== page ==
A solitarty yucca tree on Bull island,  

Bull Island (Oileán an Tairbh in Irish) or more properly North Bull Island (Oileán an Tairbh Thuaidh in Irish) is an island located in Dublin Bay in Ireland, about 5 km long and 800 m wide, lying roughly parallel to the shore off Clontarf (including Dollymount), Raheny, Kilbarrack, and facing Sutton. The island, with a sandy beach running its entire length, is a relatively recent, and inadvertent, result of human intervention in the bay.

A wooden bridge, the first Bull Bridge, was erected in 1819 to facilitate the construction of a stone wall, based on a design by Ballast Board engineer, George Halpin. Started in 1820, the Bull Wall was completed in 1825, at a cost of £95,000.
Over the succeeding 48 years, the natural tidal effects created by the walls deepened the entry to the Liffey from 1.8 m to 4.8 m. Much of the silt now scoured from the river course was deposited on the North Bull, and a true island began to emerge, with Dubliners venturing out to the growing beach. The volume of visitors was increased by the commencement of horse tram services to Clontarf in 1873, and further by the laying of a full tram line to Howth, opening in 1900, with stops in the Clontarf / Dollymount area, and a Coast Guard station was built at the landward end of the Bull Wall.

http://en.wikipedia.org/wiki/Bull_Island
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Alone On Bull

A solitarty yucca tree on Bull island,

Bull Island (Oileán an Tairbh in Irish) or more properly North Bull Island (Oileán an Tairbh Thuaidh in Irish) is an island located in Dublin Bay in Ireland, about 5 km long and 800 m wide, lying roughly parallel to the shore off Clontarf (including Dollymount), Raheny, Kilbarrack, and facing Sutton. The island, with a sandy beach running its entire length, is a relatively recent, and inadvertent, result of human intervention in the bay.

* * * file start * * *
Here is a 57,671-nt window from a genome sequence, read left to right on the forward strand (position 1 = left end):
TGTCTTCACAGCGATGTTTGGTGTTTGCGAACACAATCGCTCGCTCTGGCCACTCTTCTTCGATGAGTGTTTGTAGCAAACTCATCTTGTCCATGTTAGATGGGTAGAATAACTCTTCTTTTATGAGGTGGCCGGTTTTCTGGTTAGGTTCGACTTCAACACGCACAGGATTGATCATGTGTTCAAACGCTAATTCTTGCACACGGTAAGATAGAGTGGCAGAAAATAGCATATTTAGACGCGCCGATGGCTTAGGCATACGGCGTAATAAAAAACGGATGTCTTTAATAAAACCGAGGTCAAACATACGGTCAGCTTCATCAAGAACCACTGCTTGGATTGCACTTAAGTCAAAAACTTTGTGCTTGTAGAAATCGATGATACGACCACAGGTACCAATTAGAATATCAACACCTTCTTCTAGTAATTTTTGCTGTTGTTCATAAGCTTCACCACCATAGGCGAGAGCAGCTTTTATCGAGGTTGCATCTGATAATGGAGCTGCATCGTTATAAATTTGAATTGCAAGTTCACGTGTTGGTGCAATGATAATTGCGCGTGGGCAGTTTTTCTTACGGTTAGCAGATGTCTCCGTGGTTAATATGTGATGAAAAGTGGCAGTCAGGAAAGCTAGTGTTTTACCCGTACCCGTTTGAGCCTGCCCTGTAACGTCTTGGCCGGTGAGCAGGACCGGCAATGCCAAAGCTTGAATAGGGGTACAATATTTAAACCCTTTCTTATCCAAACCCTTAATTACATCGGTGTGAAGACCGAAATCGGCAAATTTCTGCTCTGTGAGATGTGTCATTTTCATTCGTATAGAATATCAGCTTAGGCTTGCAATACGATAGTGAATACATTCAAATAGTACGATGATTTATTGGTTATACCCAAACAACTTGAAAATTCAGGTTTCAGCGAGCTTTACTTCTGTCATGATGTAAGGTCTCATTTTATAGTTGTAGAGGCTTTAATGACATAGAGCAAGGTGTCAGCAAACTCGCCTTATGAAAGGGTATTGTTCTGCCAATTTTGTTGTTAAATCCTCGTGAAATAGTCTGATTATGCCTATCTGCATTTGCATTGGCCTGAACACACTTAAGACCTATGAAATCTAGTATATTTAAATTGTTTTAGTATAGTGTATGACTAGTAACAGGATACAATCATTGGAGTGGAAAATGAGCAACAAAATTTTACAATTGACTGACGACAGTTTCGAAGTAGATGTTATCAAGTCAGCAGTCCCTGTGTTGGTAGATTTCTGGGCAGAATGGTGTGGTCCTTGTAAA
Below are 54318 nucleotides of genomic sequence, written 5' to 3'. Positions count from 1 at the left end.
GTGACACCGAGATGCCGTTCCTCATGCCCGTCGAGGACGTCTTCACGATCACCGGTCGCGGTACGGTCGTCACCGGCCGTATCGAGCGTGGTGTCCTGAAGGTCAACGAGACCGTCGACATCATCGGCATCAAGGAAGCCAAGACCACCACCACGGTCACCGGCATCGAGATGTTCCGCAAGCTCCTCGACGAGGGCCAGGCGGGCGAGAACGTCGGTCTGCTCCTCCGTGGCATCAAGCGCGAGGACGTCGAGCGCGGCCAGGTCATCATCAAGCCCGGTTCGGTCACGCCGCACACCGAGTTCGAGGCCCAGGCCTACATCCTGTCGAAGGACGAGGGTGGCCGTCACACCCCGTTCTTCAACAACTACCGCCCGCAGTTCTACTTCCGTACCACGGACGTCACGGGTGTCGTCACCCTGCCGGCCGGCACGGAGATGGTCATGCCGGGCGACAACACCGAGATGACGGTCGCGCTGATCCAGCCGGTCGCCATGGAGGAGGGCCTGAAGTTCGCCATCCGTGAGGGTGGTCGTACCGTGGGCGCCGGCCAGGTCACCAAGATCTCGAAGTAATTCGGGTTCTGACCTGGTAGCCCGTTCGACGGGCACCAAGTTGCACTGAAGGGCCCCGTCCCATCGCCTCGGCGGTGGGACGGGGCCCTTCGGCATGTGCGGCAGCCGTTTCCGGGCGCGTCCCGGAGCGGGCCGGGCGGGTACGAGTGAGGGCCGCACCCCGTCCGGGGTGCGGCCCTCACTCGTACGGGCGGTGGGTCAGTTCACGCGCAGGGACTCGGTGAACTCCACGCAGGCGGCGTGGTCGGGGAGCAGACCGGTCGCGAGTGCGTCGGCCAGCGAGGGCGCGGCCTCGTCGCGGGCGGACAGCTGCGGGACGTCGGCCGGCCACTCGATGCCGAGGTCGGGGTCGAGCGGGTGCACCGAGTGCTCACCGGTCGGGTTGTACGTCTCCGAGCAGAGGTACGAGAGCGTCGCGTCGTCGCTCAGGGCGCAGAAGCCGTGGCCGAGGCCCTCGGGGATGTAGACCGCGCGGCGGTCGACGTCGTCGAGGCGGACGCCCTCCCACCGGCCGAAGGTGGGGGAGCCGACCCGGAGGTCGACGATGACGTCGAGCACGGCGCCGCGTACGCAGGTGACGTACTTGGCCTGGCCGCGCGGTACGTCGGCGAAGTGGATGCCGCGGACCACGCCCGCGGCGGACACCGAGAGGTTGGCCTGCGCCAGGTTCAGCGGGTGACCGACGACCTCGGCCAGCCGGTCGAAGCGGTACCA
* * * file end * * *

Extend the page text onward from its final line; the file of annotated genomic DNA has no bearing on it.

A wooden bridge, the first Bull Bridge, was erected in 1819 to facilitate the construction of a stone wall, based on a design by Ballast Board engineer, George Halpin. Started in 1820, the Bull Wall was completed in 1825, at a cost of £95,000. Over the succeeding 48 years, the natural tidal effects created by the walls deepened the entry to the Liffey from 1.8 m to 4.8 m. Much of the silt now scoured from the river course was deposited on the North Bull, and a true island began to emerge, with Dubliners venturing out to the growing beach. The volume of visitors was increased by the commencement of horse tram services to Clontarf in 1873, and further by the laying of a full tram line to Howth, opening in 1900, with stops in the Clontarf / Dollymount area, and a Coast Guard station was built at the landward end of the Bull Wall.

http://en.wikipedia.org/wiki/Bull_Island

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